Are You On The Right Path?

Are You On The Right Path?

There are a number of factors to take into consideration when prepping yourself and your company to approach the largest clients you’ll ever work with.

Today we’re going to start with a brief look at the three paths every business faces and show you which one is the path to success. Then we’ll talk about the mindset it takes to attract the big fish.

There are three major paths a business can take:

  • Snail Speed
  • Shooting Star
  • Catch the Big Fish

Snail Speed

Most business owners ended up working themselves into the ground without much reward or success. This is what happens when you fool yourself into thinking you will find quick success. You may also find yourself following this path when you are afraid of change.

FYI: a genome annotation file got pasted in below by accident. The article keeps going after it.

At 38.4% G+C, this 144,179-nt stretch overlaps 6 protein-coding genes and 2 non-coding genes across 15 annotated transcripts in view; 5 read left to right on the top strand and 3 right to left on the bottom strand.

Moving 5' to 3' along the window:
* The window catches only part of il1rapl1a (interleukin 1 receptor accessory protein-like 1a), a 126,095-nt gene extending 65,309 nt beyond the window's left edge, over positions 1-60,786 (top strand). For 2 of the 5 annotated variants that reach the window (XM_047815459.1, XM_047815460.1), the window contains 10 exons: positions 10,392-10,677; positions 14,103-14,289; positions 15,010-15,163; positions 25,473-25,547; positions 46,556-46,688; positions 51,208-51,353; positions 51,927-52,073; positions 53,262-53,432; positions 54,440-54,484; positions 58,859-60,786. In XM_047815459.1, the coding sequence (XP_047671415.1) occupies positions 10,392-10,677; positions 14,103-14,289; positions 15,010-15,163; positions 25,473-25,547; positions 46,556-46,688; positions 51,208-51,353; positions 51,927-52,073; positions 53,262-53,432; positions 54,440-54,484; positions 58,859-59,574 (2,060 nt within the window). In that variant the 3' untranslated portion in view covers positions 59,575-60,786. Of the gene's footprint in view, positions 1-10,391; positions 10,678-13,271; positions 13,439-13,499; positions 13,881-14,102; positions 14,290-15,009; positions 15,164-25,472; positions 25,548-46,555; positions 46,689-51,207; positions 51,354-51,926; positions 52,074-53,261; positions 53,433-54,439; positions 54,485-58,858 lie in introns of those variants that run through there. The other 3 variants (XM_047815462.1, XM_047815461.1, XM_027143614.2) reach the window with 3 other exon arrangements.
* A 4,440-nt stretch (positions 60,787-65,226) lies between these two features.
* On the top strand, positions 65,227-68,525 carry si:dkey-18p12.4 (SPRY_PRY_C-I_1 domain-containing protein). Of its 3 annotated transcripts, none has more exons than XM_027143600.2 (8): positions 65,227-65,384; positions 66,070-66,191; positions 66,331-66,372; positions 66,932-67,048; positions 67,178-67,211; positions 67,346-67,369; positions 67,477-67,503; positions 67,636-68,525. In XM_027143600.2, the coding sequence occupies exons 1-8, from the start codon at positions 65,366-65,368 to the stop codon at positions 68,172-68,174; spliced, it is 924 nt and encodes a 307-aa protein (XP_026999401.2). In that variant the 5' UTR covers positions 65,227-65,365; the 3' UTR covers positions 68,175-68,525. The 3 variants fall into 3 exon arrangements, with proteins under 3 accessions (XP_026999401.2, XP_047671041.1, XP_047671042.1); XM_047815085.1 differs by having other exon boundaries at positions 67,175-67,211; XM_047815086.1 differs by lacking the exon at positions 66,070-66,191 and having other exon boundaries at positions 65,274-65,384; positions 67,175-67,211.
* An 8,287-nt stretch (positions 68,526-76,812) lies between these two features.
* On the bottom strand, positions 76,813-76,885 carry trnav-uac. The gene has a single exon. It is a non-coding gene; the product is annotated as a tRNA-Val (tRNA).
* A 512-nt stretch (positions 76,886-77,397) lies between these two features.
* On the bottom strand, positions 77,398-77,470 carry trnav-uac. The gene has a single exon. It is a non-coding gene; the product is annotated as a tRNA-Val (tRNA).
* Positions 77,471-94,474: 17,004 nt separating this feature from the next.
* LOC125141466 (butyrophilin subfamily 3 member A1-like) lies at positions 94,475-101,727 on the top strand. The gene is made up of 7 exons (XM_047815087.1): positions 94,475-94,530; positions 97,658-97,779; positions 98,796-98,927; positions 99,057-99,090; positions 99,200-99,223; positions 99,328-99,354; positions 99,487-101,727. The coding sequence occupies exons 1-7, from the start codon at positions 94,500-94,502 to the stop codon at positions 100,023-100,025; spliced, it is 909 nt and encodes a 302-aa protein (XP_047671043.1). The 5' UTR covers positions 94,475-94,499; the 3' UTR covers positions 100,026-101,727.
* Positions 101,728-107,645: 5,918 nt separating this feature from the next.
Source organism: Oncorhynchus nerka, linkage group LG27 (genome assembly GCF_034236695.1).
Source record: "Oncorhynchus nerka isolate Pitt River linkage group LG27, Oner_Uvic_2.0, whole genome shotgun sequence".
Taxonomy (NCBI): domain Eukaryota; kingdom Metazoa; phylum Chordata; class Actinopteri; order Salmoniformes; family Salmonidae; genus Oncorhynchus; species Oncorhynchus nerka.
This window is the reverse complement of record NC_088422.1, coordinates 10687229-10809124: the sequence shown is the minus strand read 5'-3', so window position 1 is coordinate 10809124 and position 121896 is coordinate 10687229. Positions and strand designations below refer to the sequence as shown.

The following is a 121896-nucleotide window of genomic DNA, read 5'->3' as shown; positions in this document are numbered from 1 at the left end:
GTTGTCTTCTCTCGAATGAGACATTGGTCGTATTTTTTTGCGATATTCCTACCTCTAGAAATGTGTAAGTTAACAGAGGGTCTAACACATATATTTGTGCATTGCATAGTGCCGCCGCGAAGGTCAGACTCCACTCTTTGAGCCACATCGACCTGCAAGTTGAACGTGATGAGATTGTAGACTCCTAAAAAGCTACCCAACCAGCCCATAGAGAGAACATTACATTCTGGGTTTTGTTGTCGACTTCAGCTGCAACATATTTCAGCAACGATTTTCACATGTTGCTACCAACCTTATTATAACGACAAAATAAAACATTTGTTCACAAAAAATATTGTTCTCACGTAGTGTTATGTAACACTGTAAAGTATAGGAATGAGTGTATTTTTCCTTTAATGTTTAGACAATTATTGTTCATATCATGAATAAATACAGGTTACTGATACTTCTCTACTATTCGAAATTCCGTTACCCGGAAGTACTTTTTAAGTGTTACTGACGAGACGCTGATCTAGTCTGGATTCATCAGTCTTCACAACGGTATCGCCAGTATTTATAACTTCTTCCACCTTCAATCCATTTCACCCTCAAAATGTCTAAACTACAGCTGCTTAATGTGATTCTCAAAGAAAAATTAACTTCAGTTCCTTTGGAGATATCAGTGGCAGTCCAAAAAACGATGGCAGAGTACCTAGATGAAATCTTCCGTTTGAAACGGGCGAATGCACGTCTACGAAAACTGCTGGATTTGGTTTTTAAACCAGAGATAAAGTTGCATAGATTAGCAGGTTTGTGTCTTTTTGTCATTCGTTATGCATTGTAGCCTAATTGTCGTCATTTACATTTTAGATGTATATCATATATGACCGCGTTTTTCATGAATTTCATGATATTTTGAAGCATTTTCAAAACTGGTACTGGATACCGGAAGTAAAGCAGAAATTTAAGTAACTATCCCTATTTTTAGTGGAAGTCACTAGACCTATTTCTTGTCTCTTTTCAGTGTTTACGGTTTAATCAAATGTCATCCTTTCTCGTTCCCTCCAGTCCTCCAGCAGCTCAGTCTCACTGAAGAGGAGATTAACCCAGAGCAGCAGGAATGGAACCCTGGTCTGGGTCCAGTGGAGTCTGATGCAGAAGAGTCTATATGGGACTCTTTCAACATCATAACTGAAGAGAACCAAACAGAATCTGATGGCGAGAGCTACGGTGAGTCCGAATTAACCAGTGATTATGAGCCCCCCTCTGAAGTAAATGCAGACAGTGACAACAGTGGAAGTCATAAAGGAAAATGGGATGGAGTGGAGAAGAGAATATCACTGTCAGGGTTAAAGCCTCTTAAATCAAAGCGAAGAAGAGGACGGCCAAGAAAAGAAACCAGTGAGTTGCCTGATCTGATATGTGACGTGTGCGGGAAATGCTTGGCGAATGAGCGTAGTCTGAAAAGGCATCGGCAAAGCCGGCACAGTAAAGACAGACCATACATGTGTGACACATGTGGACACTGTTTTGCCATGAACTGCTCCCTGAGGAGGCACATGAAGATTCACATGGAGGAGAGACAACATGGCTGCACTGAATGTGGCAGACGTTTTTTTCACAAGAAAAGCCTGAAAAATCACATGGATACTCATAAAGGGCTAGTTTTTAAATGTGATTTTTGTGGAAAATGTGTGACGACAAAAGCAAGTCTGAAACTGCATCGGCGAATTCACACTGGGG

Shooting Star

This describes a business that shoots to the top so fast you are overwhelmed and don’t have the right resources in place to adapt. This can also happen from being overwhelmed by small clients and not taking the time to find large clients, which will sustain your business after the small client sales slow.

Catch the Big Fish

This is the path that allows you to build at a steady pace that you can manage by not allowing your customers to outpace you. You can do this by putting these tips to work:

  1. Attract, keep and lock in big clients.
  2. Integrate “big business” culture into your company and employees.
  3. Acquire the expertise you need to grow.
  4. Have the courage to make changes as you grow.